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Has Anyone Been Buried outside of Our Solar System?

Pluto might have lost its planetary status in 2006, but its human discoverer still has a big claim to fame: His remains were the first to travel outside of our solar system. Clyde Tombaugh, who spotted Pluto in 1930, died in 1997 with a wish that his ashes be sent into space. Nine years later, a portion of his ashes were placed on the New Horizons spacecraft, a NASA probe that, as of 2019, has passed Pluto and entered the Kuiper Belt, an area of icy, rock-like objects billions of miles from Earth. Passing beyond the heliosphere, New Horizons will eventually join the still-functioning Voyager 1 and Voyager 2 probes (both launched in 1977) in the interstellar medium. Tombaugh, who died at age 90, was an amateur astronomer when he was hired to help search for planets beyond Neptune, resulting in his discovery of Pluto. Tombaugh was also an outspoken supporter of serious scientific research into the presence of unidentified flying objects (UFOs).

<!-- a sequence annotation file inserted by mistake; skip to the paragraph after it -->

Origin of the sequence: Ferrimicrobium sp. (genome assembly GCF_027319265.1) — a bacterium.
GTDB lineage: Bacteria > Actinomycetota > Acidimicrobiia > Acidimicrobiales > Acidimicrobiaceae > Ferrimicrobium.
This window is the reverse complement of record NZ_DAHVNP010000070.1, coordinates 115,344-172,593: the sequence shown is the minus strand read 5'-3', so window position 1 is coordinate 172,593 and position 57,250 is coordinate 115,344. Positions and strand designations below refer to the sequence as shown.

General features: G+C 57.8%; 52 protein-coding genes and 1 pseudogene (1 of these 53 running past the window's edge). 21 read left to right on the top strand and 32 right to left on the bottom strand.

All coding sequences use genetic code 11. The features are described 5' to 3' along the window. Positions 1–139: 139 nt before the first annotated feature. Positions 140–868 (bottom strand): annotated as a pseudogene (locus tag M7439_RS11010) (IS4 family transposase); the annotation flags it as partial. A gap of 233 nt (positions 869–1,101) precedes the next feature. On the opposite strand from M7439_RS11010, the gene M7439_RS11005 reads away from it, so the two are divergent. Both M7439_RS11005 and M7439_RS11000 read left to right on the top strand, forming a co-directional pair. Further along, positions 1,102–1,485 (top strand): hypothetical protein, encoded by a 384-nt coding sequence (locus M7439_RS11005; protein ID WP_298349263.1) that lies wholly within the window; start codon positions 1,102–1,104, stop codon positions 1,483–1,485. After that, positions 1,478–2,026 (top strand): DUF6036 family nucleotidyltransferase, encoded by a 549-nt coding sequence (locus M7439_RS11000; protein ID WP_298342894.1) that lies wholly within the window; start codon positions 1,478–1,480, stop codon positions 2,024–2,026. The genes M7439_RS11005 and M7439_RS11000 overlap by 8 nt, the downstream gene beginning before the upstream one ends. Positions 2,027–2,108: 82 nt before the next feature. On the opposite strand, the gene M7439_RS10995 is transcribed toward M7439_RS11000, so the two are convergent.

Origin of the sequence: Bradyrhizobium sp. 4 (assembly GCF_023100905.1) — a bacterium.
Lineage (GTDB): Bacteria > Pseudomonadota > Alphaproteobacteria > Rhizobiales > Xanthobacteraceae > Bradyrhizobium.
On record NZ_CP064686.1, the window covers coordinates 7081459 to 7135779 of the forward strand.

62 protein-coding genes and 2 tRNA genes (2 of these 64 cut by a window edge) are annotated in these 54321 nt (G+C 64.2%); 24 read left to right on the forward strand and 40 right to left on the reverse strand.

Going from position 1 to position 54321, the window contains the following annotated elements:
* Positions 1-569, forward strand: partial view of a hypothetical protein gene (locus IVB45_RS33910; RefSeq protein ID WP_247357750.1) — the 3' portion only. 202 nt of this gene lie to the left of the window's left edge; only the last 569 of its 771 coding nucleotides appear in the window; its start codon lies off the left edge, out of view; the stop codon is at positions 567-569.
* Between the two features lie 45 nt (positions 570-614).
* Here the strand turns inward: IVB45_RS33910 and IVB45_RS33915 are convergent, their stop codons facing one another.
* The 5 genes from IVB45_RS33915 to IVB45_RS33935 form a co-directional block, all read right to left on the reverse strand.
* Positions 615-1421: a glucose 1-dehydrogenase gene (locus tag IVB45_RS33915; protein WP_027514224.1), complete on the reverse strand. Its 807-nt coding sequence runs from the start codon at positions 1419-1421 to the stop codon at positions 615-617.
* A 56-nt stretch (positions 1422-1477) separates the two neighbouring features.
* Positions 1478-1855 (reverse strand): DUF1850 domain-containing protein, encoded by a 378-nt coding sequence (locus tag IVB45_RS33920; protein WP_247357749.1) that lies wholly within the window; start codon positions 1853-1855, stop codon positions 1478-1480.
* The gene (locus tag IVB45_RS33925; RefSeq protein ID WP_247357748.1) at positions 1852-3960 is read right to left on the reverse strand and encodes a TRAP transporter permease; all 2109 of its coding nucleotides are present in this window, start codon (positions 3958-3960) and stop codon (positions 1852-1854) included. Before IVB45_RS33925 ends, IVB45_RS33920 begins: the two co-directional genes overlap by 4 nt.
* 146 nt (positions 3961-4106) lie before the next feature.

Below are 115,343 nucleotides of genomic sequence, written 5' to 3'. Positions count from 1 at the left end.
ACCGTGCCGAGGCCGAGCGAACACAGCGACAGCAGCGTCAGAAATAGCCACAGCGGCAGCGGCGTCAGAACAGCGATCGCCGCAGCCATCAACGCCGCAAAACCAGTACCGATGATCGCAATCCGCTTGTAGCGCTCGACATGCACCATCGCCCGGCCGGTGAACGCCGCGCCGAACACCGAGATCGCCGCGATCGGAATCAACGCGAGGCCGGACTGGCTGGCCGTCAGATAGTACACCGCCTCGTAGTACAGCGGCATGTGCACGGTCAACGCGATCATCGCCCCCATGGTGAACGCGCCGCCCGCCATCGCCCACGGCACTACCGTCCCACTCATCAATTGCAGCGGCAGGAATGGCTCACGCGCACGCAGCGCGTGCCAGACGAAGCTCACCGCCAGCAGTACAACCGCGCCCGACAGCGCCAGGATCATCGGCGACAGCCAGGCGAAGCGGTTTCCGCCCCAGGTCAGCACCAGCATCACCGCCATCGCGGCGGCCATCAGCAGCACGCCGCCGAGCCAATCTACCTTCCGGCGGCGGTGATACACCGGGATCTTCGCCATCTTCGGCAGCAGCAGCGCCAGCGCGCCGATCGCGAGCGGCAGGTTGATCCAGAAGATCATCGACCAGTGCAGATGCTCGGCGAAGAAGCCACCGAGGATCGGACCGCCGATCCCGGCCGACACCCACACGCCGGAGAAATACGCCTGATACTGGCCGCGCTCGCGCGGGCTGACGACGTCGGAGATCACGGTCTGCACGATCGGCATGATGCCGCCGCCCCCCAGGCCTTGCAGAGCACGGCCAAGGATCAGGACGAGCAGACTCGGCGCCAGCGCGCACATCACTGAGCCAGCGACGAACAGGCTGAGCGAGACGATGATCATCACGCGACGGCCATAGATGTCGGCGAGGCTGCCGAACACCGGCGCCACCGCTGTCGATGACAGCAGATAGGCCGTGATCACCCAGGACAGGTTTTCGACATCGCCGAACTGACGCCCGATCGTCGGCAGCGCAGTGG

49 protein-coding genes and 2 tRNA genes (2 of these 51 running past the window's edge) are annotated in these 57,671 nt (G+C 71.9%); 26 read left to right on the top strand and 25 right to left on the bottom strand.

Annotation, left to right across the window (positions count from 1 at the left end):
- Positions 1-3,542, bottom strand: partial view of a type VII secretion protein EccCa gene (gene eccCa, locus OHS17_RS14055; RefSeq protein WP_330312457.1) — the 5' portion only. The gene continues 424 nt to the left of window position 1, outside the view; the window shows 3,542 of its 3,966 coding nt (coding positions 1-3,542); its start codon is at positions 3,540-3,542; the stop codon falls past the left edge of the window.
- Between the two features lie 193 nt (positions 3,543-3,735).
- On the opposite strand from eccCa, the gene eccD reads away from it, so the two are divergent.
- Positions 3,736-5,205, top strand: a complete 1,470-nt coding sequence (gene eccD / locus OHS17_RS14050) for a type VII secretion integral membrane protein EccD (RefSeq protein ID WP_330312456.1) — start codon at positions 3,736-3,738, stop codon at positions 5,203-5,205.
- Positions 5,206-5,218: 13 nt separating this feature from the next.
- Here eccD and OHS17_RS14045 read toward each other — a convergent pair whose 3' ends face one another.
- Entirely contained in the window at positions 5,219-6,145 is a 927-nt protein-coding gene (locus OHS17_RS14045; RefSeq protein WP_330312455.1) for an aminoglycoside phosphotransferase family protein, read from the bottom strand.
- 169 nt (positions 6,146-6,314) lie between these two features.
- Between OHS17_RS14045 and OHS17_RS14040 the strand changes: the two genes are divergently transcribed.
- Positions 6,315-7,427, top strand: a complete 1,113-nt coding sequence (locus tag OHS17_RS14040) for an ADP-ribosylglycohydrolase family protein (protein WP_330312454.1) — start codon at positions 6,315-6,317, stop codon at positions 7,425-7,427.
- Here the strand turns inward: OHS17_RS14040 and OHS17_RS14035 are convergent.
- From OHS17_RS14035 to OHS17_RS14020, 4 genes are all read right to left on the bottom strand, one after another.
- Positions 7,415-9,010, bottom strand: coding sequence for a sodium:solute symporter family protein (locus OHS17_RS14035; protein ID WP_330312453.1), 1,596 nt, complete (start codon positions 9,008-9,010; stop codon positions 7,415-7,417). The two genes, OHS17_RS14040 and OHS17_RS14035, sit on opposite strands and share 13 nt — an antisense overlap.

A dwarf planet far, far away:

  • Since its discovery in 1930, Pluto has traveled only about a third of the way in its orbit around the sun.

  • An 11-year-old girl proposed the name Pluto for Tombaugh's discovery; Pluto is the Roman name for the god of the underworld.

  • The Disney dog Pluto was named after the then-planet and debuted in 1930, the same year as the planetary discovery.

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More Info: The Telegraph

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